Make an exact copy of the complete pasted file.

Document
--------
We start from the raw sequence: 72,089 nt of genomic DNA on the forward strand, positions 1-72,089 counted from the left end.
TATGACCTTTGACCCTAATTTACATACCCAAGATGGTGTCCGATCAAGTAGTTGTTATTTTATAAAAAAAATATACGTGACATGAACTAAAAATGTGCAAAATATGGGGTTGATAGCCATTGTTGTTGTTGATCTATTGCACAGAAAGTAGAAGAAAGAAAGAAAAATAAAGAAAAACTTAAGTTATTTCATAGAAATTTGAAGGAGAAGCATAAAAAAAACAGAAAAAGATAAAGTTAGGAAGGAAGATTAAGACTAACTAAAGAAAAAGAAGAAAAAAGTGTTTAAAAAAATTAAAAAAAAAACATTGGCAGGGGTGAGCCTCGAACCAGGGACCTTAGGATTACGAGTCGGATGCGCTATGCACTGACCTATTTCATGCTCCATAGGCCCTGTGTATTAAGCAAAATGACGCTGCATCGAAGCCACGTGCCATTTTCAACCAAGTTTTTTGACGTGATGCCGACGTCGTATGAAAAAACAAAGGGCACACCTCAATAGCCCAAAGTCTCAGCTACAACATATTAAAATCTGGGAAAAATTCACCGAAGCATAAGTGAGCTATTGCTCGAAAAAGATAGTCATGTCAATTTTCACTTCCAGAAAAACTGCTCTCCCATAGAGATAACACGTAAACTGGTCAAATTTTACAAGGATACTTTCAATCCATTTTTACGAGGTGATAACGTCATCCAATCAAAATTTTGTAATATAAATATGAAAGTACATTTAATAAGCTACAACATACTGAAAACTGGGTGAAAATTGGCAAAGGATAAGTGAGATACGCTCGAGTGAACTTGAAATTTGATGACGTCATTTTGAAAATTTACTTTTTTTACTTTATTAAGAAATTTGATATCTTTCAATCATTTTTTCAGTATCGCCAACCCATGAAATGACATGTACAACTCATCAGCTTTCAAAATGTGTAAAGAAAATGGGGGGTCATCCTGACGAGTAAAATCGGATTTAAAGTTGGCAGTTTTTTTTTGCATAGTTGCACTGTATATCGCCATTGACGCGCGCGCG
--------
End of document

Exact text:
We start from the raw sequence: 72,089 nt of genomic DNA on the forward strand, positions 1-72,089 counted from the left end.
TATGACCTTTGACCCTAATTTACATACCCAAGATGGTGTCCGATCAAGTAGTTGTTATTTTATAAAAAAAATATACGTGACATGAACTAAAAATGTGCAAAATATGGGGTTGATAGCCATTGTTGTTGTTGATCTATTGCACAGAAAGTAGAAGAAAGAAAGAAAAATAAAGAAAAACTTAAGTTATTTCATAGAAATTTGAAGGAGAAGCATAAAAAAAACAGAAAAAGATAAAGTTAGGAAGGAAGATTAAGACTAACTAAAGAAAAAGAAGAAAAAAGTGTTTAAAAAAATTAAAAAAAAAACATTGGCAGGGGTGAGCCTCGAACCAGGGACCTTAGGATTACGAGTCGGATGCGCTATGCACTGACCTATTTCATGCTCCATAGGCCCTGTGTATTAAGCAAAATGACGCTGCATCGAAGCCACGTGCCATTTTCAACCAAGTTTTTTGACGTGATGCCGACGTCGTATGAAAAAACAAAGGGCACACCTCAATAGCCCAAAGTCTCAGCTACAACATATTAAAATCTGGGAAAAATTCACCGAAGCATAAGTGAGCTATTGCTCGAAAAAGATAGTCATGTCAATTTTCACTTCCAGAAAAACTGCTCTCCCATAGAGATAACACGTAAACTGGTCAAATTTTACAAGGATACTTTCAATCCATTTTTACGAGGTGATAACGTCATCCAATCAAAATTTTGTAATATAAATATGAAAGTACATTTAATAAGCTACAACATACTGAAAACTGGGTGAAAATTGGCAAAGGATAAGTGAGATACGCTCGAGTGAACTTGAAATTTGATGACGTCATTTTGAAAATTTACTTTTTTTACTTTATTAAGAAATTTGATATCTTTCAATCATTTTTTCAGTATCGCCAACCCATGAAATGACATGTACAACTCATCAGCTTTCAAAATGTGTAAAGAAAATGGGGGGTCATCCTGACGAGTAAAATCGGATTTAAAGTTGGCAGTTTTTTTTTGCATAGTTGCACTGTATATCGCCATTGACGCGCGCGCG